Do You Have a Social Media Policy? – Smart Nonprofit Tweeting
And Other Social Media Policy Thoughts
Thanks to guest writer, Valerie Venezia, VP of Membership and Marketing, New York Council of Nonprofits, Inc. While Tweeting, I found their organization policy on social media and asked her to write about the process for this blog. Links to Valerie, the policy and her twitter profile are included in the post. Thanks Valerie!
I’ll never forget the email that started it all. It was from our senior staff attorney. (We are blessed with three of them…) I don’t know about you, but I never want to get those. The more I can dodge the minefield of lawyerly engagement (other than a “Hi, How are you?” in the hall) the better. But this email I could not avoid. If you’re a Harry Potter fan, you can liken it to a “Howler.”
Nicely put, he wanted to know if I realized that within one click of our nonprofit’s website our members (and other visitors) could get to a Twitter profile with the unsavory language he was now demonstrating for me in his email.
Yes, I had crashed the proverbial flying car into the Whomping Willow.
My first reactions were defensive. My mind produced highly logical arguments like “no one would hold us responsible for that,” or “people can get to unsavory language within a click of any website,” or my personal favorite “you just don’t understand Twitter.” Well, duh. No, he didn’t. But that also meant that
a) neither did the vast majority of our audience and
b) it was my fault he didn’t.
I was our social media “evangelist” – and I couldn’t avoid our lawyers forever. It was time to engage, educate and maybe even adjust my own thinking about Twitter and social media.
After we both apologized and had that uncomfortable verbal “hug” we got down to business. The bottom line that we could both agree on was that protecting our nonprofit organization was of the utmost importance. A large part of my job is to get the “word” out about our organization and to get people to ACT (join, donate, come to events, etc.) Part of our marketing strategy is using certain social media tools. The inherent nature of these tools is that they are “open” and, for the most part, they give the control of the message over to the user. That’s why they are powerful. That’s why they can be great for nonprofits. And that’s why they can be scary too.
We agreed on a few other things. The Twitter account that we were using for our organization had actually started as my “own.” Though my life does revolve around my job, I did follow some unrelated individuals and organizations. (Do our members need to click through and see I follow Stephen Colbert? Maybe. Maybe not. But we decided not.) There’s a difference between personal branding around the knowledge, expertise and connections you have in your professional life, and your personal brand of pop culture idiosyncrasies. Some organizations may not see it this way – perhaps you feel that this makes your organization or staff more well rounded and “human” in the eyes of your audience and therefore more relatable. For our organization, we felt it was best to keep that separate – while still trying to maintain a personal “feel” on our organizational Twitter feed. Each organization will have to make this choice for itself. But it is a choice and the discussion and decision should be made by the appropriate people – and not just the one person on staff who may be enthusiastic enough to keep up on their social media duties.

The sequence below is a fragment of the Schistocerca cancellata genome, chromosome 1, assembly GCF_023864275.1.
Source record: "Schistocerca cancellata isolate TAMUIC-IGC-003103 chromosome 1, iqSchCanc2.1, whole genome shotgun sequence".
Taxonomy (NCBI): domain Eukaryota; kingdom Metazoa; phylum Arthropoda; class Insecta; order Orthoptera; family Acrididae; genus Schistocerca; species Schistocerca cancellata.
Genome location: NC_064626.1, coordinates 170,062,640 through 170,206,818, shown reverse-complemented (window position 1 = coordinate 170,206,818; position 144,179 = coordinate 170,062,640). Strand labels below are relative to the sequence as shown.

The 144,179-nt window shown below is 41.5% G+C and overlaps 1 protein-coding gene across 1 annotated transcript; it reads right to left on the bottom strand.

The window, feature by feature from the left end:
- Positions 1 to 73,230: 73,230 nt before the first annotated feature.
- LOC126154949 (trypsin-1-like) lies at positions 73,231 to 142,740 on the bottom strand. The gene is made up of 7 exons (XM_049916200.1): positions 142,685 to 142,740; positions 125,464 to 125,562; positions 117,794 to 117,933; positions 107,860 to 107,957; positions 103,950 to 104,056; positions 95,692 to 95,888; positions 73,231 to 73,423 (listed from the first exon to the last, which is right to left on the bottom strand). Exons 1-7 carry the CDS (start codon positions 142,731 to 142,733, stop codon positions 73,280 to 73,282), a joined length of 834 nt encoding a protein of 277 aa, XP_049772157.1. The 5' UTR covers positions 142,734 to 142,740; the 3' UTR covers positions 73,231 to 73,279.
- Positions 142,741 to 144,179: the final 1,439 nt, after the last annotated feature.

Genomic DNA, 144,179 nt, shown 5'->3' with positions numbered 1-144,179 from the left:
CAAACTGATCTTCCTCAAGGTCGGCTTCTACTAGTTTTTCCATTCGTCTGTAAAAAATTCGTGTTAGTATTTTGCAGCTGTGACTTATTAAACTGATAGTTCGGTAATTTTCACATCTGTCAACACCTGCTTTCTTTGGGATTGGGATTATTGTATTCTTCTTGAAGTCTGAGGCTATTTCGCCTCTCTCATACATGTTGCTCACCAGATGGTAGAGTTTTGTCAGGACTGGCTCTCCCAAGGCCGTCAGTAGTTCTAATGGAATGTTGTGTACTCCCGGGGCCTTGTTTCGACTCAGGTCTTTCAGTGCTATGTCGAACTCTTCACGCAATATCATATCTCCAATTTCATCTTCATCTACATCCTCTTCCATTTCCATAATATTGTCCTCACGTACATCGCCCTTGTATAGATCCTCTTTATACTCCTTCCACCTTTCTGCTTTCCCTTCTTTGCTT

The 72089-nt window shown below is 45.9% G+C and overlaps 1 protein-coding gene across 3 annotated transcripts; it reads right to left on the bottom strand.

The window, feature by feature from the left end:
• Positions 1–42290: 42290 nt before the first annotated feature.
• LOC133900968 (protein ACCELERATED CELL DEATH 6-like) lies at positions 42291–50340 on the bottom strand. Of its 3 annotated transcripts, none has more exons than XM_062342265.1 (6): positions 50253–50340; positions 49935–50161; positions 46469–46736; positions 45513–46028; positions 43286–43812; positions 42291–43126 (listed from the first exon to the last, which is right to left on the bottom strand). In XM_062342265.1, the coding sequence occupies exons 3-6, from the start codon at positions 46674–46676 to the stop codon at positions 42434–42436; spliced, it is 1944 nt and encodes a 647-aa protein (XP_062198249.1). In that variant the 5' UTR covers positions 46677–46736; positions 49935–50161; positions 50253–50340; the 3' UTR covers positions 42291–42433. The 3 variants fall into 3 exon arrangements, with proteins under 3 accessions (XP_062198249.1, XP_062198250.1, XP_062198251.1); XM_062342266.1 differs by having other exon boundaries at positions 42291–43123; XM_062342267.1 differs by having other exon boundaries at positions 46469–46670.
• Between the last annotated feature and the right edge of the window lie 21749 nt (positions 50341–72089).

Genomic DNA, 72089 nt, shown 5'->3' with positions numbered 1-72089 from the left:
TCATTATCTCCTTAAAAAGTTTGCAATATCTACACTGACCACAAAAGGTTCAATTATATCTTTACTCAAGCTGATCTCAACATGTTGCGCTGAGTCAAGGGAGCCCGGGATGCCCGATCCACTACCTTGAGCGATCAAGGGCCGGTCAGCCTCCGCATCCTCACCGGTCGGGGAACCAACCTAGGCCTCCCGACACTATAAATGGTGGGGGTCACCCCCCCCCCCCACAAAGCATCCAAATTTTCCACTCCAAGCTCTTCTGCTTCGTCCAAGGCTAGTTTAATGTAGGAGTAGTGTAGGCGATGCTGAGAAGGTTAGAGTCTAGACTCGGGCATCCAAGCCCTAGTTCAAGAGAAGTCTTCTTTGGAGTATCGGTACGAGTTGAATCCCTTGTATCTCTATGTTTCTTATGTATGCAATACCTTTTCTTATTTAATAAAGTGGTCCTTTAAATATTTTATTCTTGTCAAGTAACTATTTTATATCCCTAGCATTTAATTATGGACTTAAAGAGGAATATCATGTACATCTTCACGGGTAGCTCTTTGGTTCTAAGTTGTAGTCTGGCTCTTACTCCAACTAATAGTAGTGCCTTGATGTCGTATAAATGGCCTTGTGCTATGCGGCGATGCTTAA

After asking a few colleagues and realizing no one else had one, and because the need for it was immediate, we came up with a simple, yet effective “Twitter Policy.” Even in its simplicity it addressed our key concerns. By placing it on the homepage under the “follow us” link it:
a) makes people aware that we have a policy for this different type of medium;
b) that we have put thought into our social media presence;
c) that we have tried to proactively protect our organization from liability and
d) hopefully it makes them think about doing the same for their own nonprofit.
Up next on our radar: policies for our blog and Facebook presence as well as a policy for staff using social media in connection with their professional positions here (i.e. posting pictures from official organization events on their own Facebook pages, or personal blogging about their job.) Not that they can’t do these things (hey, if IBM can, we can.) But, again, protection of the organization is priority. We are going to constantly balance that priority against the need to communicate and connect with nonprofits and those that care about them. The days have long since passed when nonprofits could ignore the possibilities of social media. The concept is not a fad, though the tools may change.
If you haven’t already, gather the tools that already exist and think about your own social media policies. Stop the lawyer in the hall and have a conversation about it. Be proactive in protecting the nonprofit organization you work for. The more you recognize the risks, the more you can maximize the rewards of social media.
If you have any questions or would like to connect to Valerie you can find her on Twitter @nycouncilnps or email her at email@example.com. You can reach their staff attorney in this story (who said he thinks of himself more as the “Dementor” type) by contacting David Watson, Esq. at firstname.lastname@example.org. You can reach them both via phone at 1 (800) 515-5012.